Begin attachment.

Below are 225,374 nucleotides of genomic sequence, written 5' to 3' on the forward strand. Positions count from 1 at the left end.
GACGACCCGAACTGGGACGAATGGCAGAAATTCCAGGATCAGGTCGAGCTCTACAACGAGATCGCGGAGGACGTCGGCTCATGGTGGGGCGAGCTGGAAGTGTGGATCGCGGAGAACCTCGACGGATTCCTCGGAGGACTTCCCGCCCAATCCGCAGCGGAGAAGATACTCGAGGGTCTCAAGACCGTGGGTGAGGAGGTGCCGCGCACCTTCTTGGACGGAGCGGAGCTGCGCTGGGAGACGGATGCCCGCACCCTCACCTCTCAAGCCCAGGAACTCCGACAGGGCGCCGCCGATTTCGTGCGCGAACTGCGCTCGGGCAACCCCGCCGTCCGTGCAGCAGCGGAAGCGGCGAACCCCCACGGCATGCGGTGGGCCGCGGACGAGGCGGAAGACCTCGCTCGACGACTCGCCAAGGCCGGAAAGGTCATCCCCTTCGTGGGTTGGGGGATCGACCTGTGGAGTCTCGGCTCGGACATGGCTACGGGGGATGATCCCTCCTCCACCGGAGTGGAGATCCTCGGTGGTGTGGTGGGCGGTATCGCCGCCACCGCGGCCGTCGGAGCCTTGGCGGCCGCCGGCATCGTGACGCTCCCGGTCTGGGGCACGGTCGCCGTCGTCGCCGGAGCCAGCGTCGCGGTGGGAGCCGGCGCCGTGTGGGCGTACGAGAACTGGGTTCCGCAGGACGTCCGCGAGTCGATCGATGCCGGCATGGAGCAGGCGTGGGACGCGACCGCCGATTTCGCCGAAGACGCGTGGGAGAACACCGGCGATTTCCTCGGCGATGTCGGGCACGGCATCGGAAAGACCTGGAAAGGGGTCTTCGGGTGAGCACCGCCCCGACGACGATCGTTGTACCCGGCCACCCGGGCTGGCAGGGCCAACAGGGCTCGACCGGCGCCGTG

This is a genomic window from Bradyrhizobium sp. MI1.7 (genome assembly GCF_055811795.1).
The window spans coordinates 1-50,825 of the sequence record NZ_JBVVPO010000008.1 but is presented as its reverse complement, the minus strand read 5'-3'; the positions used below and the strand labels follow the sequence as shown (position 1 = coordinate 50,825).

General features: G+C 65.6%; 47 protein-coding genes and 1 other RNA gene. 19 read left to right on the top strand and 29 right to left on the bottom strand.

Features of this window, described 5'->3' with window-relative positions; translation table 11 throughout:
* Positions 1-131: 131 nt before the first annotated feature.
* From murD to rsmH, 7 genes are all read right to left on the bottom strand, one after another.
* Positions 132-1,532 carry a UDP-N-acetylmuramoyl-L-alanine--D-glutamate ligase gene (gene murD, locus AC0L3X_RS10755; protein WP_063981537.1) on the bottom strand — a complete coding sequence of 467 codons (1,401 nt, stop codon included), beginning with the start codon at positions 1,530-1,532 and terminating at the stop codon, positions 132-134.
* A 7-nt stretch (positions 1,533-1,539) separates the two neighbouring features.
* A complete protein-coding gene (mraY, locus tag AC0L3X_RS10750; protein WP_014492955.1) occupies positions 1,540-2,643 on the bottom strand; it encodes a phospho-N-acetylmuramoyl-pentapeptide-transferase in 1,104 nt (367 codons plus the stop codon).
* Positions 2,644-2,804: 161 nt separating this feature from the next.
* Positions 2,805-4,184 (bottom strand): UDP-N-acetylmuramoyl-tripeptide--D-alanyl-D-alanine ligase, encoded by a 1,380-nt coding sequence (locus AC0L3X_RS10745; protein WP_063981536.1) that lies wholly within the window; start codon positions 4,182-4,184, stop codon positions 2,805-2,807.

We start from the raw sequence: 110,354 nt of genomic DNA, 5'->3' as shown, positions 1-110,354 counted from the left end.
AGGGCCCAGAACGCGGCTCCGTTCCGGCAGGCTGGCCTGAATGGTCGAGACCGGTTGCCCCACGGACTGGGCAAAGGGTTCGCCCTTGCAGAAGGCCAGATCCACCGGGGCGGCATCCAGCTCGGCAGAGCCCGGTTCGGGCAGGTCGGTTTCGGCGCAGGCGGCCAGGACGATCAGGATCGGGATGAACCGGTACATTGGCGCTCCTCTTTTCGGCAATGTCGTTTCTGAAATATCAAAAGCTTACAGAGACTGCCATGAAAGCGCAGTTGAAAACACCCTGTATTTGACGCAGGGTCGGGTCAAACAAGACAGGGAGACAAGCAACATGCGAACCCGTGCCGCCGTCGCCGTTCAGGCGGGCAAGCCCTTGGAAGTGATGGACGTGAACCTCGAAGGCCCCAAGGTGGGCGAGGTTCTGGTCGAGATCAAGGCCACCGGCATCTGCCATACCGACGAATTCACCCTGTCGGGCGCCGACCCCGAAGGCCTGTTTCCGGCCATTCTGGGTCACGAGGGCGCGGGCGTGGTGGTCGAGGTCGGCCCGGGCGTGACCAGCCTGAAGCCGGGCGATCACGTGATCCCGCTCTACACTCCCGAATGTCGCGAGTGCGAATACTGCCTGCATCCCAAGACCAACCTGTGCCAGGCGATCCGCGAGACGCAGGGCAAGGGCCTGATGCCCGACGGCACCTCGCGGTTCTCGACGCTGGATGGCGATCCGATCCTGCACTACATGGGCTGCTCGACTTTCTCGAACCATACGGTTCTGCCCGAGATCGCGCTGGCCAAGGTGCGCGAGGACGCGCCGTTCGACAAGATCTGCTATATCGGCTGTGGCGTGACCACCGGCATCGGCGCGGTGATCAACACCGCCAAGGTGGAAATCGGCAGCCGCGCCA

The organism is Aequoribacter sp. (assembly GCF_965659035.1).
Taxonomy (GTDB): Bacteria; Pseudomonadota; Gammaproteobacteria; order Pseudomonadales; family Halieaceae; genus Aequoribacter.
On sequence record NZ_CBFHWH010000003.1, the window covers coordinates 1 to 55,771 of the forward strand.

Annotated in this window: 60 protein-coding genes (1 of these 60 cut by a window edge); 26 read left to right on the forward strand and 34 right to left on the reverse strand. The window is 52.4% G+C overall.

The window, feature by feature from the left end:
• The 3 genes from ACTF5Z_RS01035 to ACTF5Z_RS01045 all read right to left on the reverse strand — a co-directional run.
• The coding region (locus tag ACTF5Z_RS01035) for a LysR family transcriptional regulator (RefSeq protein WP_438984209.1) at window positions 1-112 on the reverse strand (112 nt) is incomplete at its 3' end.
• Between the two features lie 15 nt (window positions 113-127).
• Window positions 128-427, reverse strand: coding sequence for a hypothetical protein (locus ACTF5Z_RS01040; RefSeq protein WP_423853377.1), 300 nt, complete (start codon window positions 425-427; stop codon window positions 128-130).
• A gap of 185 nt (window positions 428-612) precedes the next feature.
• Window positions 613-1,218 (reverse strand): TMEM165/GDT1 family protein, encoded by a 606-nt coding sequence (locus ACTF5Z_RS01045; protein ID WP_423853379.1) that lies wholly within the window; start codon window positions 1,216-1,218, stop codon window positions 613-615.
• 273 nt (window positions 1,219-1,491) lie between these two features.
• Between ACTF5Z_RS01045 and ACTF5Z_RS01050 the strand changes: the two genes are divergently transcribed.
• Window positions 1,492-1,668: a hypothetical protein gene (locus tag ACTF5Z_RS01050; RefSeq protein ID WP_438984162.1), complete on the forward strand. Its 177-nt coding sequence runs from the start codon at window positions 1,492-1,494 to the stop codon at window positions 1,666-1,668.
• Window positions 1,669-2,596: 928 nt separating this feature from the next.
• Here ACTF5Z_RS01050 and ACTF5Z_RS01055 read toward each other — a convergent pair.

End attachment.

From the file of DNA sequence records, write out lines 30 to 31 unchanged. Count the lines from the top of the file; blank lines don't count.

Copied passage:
• Window positions 1,669-2,596: 928 nt separating this feature from the next.
• Here ACTF5Z_RS01050 and ACTF5Z_RS01055 read toward each other — a convergent pair.